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.1 s. , .-.WiCKEfTEI?;ilEWS. ,
IM-III Sotrth Main Street,
Dally, Except Sunday.
"Entered as second-class matter,
November 28, 1908, at the postoffice
s Winchester, Kentucky, nnder the
IxT of March 3, 1879."
Belli Pheoes 91.
Daily, one year $3.00
JKx, Jfenths 1.50
Oae Month 25
Payable in Advance.
9tm Mm, uy sditioa. ........ f'.Sfi
tkxm Umu, withi on vMk.. J0
Om week, ceatiiiBuHsrjr LOO
Om etksd&r mo-, eontbanouily- 3.00
bear, rekB, 4 txwto wtk. . . . 2.40
Pew traekb, three time ea week. 1.60
Tama weeks, two than a week L20
ResefRej if stlcesPer Line:
hv weeks. on time a week. . . .75
tweinesa notice, hbdj type... 7 c
fmr reading, nea heading. .. 15c
fare eofitinnons insertions of same
fceem at double the one-iime rate.
ChmHhd Per War.:
Om tewrfioL, any editioa ..... lc
three Bsertkms continuously .. 2o
Saab, threw additional insertions. Vic
Om eakadar ao, continuously. .10o
tTctinff eoanted less than 10 words.
He it eiarged ea hooka foe
laaa thaa eeata.
jABVEiriSlNG C5f THE
..." GENERAL OFFICES
iiin Wf-W VP CH,CACO
BRANCHES IN ALL TnK PRINCIPAL CITIES
-ttiit- -i. ' '
Some months ago, my father, 31r.
ER'. Perry, became affected with
an ailment which incapacitated him
for active service. For many week?,
hotreyer, he;gave his time aud atten
tion to ''the business which should
i i .naveibeen given to rest and recuper
ation. As a result, he is now confin
f'jft i'edsto his'room, and I am conducting
'the" paper alone. I make this expla
nation, in assuming the editorship
of The News, in order that he shall
not be held responsible for any mis
take I shall make in recording a
news item or for any editorial I may
Before his illness, we were com
panions, in business, on pleasure
trips and iudee'd, in everything which
goes to make up a tender, nnder-
standing companionship. He
growing stronger now each .day,
and- e'er long will bo able,
:wc hope, to tako up again the
active interest he has always felt
in the paper, in Winchester and hci
Until thai time, I am acting as
-cditorociely editor, managing edi
tor and in many cases reporter and
sometimes "devil." My only motive
in writing this is that those who rc:id
the paper shall, be lenient in their
judgment, kindly in criticism, and
generous in their suggestions and
words of encouragement.
My endeavors shall be for the in
terest of Winchester, first, last aud
all the time; for the uplift of human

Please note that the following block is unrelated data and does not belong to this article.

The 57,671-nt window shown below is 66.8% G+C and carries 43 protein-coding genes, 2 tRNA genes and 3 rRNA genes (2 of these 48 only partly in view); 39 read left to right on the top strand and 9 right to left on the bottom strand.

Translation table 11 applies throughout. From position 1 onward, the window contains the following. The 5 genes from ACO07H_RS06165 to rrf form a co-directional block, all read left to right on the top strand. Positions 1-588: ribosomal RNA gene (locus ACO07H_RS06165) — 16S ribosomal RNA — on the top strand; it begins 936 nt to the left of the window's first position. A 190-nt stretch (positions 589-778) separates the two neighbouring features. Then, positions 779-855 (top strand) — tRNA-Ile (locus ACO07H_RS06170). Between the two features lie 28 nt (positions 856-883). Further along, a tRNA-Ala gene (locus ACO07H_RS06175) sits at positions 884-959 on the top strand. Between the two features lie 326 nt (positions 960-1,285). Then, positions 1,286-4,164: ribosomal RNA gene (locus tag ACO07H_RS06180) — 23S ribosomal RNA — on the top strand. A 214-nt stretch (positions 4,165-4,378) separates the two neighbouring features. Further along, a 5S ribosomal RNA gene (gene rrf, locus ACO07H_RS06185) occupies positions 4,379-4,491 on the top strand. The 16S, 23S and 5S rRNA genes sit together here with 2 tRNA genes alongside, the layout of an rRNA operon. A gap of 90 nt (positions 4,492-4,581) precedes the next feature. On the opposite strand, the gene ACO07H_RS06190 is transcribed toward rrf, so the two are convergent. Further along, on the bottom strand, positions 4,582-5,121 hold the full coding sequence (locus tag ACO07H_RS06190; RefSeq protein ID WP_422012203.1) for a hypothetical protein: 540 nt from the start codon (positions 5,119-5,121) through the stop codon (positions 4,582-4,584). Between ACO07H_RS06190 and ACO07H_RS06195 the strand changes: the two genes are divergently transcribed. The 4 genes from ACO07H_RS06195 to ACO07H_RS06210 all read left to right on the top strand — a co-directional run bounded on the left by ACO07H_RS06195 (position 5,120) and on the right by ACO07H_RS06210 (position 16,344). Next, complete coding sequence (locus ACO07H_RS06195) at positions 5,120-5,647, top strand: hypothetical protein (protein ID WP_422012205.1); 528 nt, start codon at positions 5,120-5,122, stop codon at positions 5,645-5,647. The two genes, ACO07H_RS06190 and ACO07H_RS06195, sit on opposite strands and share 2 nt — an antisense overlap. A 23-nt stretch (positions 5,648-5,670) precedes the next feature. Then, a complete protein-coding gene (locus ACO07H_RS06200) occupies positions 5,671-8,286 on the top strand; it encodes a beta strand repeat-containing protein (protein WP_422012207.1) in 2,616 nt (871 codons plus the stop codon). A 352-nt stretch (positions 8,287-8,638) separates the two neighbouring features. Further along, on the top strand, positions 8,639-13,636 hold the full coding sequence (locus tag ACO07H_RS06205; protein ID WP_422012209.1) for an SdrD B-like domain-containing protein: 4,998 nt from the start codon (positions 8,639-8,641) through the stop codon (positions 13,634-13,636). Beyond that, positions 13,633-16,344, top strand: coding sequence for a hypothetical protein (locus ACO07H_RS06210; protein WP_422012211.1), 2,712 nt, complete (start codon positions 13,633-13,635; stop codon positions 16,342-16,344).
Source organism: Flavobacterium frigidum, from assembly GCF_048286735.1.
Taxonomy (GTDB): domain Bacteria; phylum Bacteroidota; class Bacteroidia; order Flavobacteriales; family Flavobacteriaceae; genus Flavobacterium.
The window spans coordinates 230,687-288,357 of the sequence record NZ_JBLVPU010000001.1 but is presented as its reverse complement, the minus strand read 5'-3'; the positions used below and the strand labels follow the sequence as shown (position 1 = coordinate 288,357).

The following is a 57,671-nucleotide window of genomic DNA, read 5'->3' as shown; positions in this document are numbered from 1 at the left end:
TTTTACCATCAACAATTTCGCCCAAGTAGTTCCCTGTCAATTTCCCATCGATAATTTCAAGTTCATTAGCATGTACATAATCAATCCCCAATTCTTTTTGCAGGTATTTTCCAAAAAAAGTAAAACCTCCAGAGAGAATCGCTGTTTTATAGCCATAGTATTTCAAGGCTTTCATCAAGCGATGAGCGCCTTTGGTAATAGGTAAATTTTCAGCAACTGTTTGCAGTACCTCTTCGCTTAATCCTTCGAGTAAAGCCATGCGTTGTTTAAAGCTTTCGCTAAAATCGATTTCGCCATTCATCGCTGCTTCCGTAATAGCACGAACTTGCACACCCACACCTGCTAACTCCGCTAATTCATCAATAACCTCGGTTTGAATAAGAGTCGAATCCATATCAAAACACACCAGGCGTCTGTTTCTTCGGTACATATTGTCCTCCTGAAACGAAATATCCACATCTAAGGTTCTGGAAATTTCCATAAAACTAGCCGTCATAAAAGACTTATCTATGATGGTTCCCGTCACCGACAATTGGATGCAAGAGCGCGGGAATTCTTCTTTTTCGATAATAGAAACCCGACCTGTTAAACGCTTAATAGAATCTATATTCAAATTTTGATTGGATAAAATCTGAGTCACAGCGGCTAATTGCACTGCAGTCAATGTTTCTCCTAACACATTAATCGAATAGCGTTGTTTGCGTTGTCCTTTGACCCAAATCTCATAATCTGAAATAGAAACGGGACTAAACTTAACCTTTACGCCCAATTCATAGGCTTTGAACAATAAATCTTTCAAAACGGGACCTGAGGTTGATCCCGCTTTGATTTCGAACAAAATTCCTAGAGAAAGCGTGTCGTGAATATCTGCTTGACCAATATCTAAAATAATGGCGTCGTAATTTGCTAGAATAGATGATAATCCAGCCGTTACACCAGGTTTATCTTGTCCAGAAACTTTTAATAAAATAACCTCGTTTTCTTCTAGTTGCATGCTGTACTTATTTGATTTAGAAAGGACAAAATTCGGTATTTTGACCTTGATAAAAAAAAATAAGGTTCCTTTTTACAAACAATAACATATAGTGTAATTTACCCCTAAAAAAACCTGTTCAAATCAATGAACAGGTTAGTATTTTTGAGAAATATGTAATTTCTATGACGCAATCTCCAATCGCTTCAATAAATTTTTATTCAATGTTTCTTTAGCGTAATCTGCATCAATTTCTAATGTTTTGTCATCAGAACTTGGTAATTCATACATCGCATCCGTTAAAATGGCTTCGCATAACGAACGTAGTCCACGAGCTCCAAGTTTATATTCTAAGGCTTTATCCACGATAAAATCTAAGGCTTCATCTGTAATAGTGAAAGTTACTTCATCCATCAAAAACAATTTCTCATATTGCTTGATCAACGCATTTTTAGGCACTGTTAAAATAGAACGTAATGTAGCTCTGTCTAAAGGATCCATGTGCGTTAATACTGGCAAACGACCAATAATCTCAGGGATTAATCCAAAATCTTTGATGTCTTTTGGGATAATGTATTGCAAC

ity and a fair and impartial record
ing of the news. Indeed, I shall ad
vocate in my humble way, such
tilings as I know arc right and just,
and then I am sure the policies of
the paper will not be different from
what my father would have them be.
$100 PER PLATE
was paid at a banquet to Henry
Clay, in New Orleans in 1842.
Mighty costly for those with stora
a'ch' trouble or indigestion. Today
people" every where use Dr. King's j
New Life Pills for these troubles as
well as liver, kidney and bowel dis
ordjqrsvgj Easy.- safe, sure. Only 25
cents at All Druggists. ,
SUBSCRIBE FOR THE NEWS
Clark Circuit', Kentucky.
L1LLIE K. HENRY, Administratrix,
HERBERT HENRY, et al..
By virtue of a judgment and order
of ale of the Clark Circuit Court,
rendered at the December term there
of, 1911, in the above cause, for the
sum of Fourteen Hundred dnd Thirty-One
Dollars, ($1,431.00.) with in
terest thereon from May 22hd, 1910,
until paid and its costs 4 herein, I
shall proceed to offer for sale at the
Cou;t Hone door in WinrheslBr,
Ky., to the highest bidder at PUBLIC
AUCTION on Saturday, January
20th, 1912, at or about 2 o'clock, p.
in., the one-half undivided interest
of Luther K. Henry, deceased, in and
to the following described or parcel
of land, to-wit:
Being a certain tract or parcel of
'land cn South lilain street near
the' Southern limits of Winchester,
beginning at a point in the middle
of the Two-Mile road, coiner to
property formerly owned by Sid El
kin; running thence with his' line
through the middle of the lines fence
South C8 minutes aud 50 seconds E
32 8-10 poles to a stone corner to
the property formerly owned by Sid
Elkiu and John B. Noland; thence N
20 1-2 E 9 34-100 poles to a stone
division corner; thence N G5 minutes
50 seconds W 35 92-100 poles to a
point iu the middle of the Two-Mile
road another division comer; thence
along the middle of said road S 2
minutes 51 seconds W 9 5-10 poles to
And if said undivided half-interest